Yesssss! Martha Beck and I are right with her on those! Restriction makes people obsessive and crazy. High-pressure tends to create temporary success followed by mega-backlash.

The book itself reads like a series of great essays. As someone who grew up in the 70's and 80's, I could so relate to her childhood and teen experiences. I loved the "Can't Stand the Farm Stand" chapter where she learned to love vegetables. "We Were the Weight Loss Counselors" was a scary look at her experience working as a counselor at a major weight loss franchise. Blind leading the blind much? "Bacon-Cheddar Melt" recounted the miracle of ketosis. In "Fat Is Contagious" she rode New York City public transportation carrying a book with the fake jacket "Fat is Contagious: How Sitting Next to a Fat Person Can Make YOU Fat." That landed her on the Today show.

I was amazed and repelled by the chapter called "Belly." I still have MASSIVE issues, apparently. LOL The idea of having rolls of fat, or a belly big enough to feel its weight sitting in my lap, wigged me straight out. I had to keep putting the book down because I was kind of freaking out at my reactions. I'm happy that she loves and accepts these things about herself. I'm not knocking it, in fact I'm a bit in awe. I'm just not sure I could do it. I love and accept my ribs and hip bones, being able to see the muscles moving under my skin. Does that mean one of us is crazy? Or wrong? This chapter really, really made me think. I'm still thinking.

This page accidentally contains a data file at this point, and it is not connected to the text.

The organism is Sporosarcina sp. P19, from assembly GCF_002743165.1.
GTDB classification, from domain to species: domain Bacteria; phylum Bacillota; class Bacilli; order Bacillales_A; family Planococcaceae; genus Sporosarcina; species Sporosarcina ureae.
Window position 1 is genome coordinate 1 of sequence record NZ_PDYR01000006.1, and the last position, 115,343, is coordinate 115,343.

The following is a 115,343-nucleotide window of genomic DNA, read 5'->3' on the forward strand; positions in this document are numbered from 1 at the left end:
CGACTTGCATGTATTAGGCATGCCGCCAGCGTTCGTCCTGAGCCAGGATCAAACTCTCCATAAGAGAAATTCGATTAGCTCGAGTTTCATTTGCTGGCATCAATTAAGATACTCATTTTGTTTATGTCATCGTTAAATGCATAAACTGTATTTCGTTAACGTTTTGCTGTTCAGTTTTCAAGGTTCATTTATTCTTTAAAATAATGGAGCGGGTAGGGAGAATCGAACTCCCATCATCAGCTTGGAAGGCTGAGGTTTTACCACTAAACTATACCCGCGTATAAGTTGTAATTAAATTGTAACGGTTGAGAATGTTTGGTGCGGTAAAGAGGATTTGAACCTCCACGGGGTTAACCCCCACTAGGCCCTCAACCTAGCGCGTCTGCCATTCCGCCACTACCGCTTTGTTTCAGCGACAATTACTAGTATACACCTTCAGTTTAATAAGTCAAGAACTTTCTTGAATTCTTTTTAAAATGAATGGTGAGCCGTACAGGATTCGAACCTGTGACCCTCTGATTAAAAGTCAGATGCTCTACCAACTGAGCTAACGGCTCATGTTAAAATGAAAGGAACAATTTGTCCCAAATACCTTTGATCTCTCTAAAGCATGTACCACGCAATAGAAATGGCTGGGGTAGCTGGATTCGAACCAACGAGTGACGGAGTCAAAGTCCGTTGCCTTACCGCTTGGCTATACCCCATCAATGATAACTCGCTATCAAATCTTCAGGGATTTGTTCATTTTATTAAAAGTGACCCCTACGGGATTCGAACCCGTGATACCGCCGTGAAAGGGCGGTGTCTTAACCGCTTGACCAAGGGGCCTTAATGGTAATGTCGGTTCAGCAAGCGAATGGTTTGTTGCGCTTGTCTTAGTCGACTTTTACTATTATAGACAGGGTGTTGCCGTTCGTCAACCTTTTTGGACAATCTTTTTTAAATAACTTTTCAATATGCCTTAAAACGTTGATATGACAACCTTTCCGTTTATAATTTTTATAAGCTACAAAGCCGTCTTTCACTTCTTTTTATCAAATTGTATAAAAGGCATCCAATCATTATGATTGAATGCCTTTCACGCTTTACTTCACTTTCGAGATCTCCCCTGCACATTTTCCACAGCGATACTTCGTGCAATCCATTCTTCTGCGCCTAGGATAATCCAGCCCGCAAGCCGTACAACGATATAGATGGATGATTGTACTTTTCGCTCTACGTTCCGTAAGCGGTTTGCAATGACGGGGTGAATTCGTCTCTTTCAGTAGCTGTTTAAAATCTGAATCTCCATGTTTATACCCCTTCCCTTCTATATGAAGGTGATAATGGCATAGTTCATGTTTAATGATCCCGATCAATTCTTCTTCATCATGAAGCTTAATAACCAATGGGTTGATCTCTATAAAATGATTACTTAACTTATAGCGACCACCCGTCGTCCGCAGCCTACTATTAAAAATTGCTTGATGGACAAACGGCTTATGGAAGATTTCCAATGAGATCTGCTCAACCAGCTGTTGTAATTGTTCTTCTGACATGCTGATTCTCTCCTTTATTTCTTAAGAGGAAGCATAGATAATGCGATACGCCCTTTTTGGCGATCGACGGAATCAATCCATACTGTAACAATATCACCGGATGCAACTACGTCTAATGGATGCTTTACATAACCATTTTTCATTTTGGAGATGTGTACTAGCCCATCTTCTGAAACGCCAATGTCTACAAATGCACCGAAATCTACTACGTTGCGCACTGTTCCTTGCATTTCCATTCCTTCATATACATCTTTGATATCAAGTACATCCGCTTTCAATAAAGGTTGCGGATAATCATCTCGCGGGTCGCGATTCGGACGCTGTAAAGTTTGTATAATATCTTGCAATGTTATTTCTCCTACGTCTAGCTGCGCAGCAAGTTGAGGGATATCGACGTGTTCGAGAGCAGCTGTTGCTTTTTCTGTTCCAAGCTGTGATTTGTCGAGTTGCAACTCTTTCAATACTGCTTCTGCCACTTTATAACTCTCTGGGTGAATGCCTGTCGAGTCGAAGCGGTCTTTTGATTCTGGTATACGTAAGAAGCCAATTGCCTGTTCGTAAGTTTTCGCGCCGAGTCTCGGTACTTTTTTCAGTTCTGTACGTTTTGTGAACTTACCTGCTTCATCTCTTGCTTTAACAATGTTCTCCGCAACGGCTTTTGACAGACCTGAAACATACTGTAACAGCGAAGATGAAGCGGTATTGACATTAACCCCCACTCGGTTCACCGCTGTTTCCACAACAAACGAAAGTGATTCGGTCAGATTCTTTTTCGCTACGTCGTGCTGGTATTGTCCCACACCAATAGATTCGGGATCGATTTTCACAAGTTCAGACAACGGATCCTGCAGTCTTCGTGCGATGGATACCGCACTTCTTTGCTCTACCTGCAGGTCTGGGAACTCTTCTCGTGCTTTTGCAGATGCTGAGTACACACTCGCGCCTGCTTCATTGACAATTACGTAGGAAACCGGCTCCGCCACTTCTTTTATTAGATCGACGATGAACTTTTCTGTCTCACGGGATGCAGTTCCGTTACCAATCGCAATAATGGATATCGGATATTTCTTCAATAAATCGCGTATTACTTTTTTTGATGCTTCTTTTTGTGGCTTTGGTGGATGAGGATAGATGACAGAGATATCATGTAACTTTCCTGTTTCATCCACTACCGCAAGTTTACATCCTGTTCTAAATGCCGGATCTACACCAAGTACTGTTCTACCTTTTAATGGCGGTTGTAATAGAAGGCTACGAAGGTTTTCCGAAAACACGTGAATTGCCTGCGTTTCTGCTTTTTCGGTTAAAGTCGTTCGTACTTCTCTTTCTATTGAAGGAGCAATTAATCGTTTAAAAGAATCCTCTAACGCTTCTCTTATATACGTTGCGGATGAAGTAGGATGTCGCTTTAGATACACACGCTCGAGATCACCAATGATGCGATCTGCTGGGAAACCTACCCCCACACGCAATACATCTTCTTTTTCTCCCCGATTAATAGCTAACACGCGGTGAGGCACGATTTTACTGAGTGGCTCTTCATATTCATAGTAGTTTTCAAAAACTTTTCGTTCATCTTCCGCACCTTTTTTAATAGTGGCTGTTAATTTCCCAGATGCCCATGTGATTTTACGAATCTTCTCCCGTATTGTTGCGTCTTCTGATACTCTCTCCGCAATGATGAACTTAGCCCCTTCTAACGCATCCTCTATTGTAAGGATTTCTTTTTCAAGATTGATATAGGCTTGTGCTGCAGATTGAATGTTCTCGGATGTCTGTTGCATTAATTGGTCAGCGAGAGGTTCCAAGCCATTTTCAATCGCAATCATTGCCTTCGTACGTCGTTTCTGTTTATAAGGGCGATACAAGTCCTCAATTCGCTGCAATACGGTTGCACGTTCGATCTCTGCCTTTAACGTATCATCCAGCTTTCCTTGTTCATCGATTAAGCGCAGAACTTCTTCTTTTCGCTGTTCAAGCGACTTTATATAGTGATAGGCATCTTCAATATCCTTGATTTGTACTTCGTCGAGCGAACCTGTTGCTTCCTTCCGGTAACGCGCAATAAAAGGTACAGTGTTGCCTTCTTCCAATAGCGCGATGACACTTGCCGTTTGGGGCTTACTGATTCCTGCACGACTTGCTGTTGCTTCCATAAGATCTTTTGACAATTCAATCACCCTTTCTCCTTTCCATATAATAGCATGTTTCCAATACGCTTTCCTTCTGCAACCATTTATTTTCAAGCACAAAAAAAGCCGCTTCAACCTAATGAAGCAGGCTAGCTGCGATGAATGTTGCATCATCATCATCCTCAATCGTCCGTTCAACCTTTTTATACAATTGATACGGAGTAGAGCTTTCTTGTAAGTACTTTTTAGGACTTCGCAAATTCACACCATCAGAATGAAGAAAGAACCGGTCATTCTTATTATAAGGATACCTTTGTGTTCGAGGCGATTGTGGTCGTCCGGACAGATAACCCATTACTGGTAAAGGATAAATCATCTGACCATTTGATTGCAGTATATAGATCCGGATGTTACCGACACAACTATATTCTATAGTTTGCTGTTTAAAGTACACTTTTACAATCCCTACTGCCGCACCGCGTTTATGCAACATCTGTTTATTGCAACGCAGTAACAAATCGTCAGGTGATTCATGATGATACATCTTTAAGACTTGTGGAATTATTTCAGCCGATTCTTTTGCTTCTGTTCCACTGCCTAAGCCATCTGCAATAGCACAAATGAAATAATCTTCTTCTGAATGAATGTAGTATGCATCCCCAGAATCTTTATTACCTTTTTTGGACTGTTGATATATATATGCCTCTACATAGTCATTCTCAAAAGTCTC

Another chapter that got me going was "Gym Dandies" which is basically one big swipe at the fitness industry and fit people. However, considering the level of suffering she endured in the name of fitness and at the hands of fit people, I can't say I blame her.

Anyway, it's beautifully written, thought-provoking, heart-breaking, and laugh-out-loud funny at times. If anyone else reads it, I would love to discuss!